Cool trends

The Sake Bar development is in full bloom in the trendy cities of the world. Gone are the days of throat-scorching free shots of low quality alcohol served at the end of a meal in some Japanese restaurants.
Finally Europe and US are starting to understand and appreciate the true taste and quality of this very refined and delicate beverage. Whether it is slowly sipped and evaluated by connoisseurs or used to create the most innovative cocktails, if you party with the hip crowd you have noticed the new sake trend.

 

The French Sake Bar Revolution

It was five decades ago in the trendy, high-end 5th arrondissement at 3 rue de la Valette, that Takumi Ashibe opened Takaraya, Paris’ very first Japanese restaurant. In the swinging ’60s, he moved the restaurant to Opéra and renamed it Takara; but it wasn’t until after he gave up the business that off-the-radar sake bars started opening, including the popular Sake Bar (found at Ashibe’s original rue de la Valette spot). The sake trend not having emerged on the mainstream Parisian culinary scene yet, bars remained underground and welcomed a largely Japanese business clientele. Fifty years later, every hotel worth its salt and every high-end Japanese restaurant now has a sake menu, sometimes elaborate enough to rival the wine list. As for Ashibe’s original restaurant, it was given a new lease of life — and a sake menu including some very eye-catching labels.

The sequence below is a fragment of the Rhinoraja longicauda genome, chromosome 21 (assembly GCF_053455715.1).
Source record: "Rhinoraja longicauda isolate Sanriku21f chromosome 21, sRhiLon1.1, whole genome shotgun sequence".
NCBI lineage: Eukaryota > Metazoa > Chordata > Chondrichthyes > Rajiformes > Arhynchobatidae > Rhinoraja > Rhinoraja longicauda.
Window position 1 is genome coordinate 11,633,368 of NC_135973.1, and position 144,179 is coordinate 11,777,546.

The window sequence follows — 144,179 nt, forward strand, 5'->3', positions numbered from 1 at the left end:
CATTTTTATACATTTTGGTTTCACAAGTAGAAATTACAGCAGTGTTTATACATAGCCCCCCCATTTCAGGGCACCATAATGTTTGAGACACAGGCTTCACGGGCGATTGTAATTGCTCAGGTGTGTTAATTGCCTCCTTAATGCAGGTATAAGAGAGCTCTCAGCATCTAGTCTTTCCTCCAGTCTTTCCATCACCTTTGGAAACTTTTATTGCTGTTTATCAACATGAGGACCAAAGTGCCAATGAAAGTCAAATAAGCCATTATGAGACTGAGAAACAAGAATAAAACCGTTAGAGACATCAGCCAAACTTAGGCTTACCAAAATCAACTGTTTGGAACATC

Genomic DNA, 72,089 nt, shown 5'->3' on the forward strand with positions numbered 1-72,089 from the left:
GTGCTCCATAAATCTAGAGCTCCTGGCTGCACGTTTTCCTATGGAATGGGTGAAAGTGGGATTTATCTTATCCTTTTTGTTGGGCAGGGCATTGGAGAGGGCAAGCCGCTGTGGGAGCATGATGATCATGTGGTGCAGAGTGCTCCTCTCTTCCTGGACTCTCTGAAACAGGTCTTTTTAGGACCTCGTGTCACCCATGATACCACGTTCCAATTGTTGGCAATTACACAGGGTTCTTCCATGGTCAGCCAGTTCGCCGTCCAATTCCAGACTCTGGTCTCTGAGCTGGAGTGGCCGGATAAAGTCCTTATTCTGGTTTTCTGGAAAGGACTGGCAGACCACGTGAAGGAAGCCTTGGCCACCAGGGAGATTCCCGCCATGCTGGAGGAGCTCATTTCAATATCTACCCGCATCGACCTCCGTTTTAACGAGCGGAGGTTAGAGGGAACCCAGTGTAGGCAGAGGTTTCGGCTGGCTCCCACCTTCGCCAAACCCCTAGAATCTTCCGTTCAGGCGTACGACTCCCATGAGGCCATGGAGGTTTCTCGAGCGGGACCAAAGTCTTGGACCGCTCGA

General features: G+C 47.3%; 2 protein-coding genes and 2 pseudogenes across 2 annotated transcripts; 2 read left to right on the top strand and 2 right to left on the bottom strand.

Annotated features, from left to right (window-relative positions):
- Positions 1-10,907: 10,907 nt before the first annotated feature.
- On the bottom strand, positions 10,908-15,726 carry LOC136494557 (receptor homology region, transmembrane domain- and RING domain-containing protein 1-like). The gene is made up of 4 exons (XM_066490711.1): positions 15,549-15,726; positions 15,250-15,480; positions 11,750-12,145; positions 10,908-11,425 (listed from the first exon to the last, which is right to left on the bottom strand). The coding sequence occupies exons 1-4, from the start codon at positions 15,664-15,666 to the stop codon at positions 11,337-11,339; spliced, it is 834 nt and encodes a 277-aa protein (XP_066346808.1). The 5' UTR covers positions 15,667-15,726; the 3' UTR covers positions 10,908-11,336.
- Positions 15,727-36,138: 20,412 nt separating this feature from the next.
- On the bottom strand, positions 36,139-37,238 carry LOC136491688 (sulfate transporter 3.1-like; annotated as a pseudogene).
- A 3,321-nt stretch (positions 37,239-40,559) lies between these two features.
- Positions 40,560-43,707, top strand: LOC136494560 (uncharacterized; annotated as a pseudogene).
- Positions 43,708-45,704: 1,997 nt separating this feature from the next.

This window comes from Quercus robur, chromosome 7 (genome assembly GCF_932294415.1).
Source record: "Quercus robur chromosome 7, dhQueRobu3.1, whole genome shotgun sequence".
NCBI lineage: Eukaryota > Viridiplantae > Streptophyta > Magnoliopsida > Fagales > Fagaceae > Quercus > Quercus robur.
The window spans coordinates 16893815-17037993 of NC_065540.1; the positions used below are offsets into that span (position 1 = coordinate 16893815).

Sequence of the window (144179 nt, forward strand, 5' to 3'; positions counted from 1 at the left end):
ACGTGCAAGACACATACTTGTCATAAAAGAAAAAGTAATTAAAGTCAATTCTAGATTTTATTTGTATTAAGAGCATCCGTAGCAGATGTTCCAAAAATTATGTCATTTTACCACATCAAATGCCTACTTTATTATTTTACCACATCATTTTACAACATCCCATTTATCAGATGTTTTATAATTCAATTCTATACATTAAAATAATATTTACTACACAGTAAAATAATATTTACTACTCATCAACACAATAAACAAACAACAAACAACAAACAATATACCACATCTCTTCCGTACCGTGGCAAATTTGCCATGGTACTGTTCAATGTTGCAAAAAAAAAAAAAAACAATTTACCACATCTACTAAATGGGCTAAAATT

Three years ago, Takaraya’s complete transformation reached its final phase with a brand new style and name; the original Takaraya now goes under the name of Sola. Youlin Ly, the restaurant’s new owner, has gone right back to the source, and today Sola is one of those glittering places that is a must on any sushi and sake itinerary. However, the name on every self-respecting sake amateur’s lips is Toshiro Kuroda’s (the man behind sake institution Workshop Issé) more down-to-earth Izakaya Issé (izakaya denotes a casual bar where sake is usually served in Japan), which has more than 50 different sakes to try. And contrary to what below-average “fast food” sushi joints will have us believe, real sake can be paired with a meal, just like a good bottle of red wine.

 

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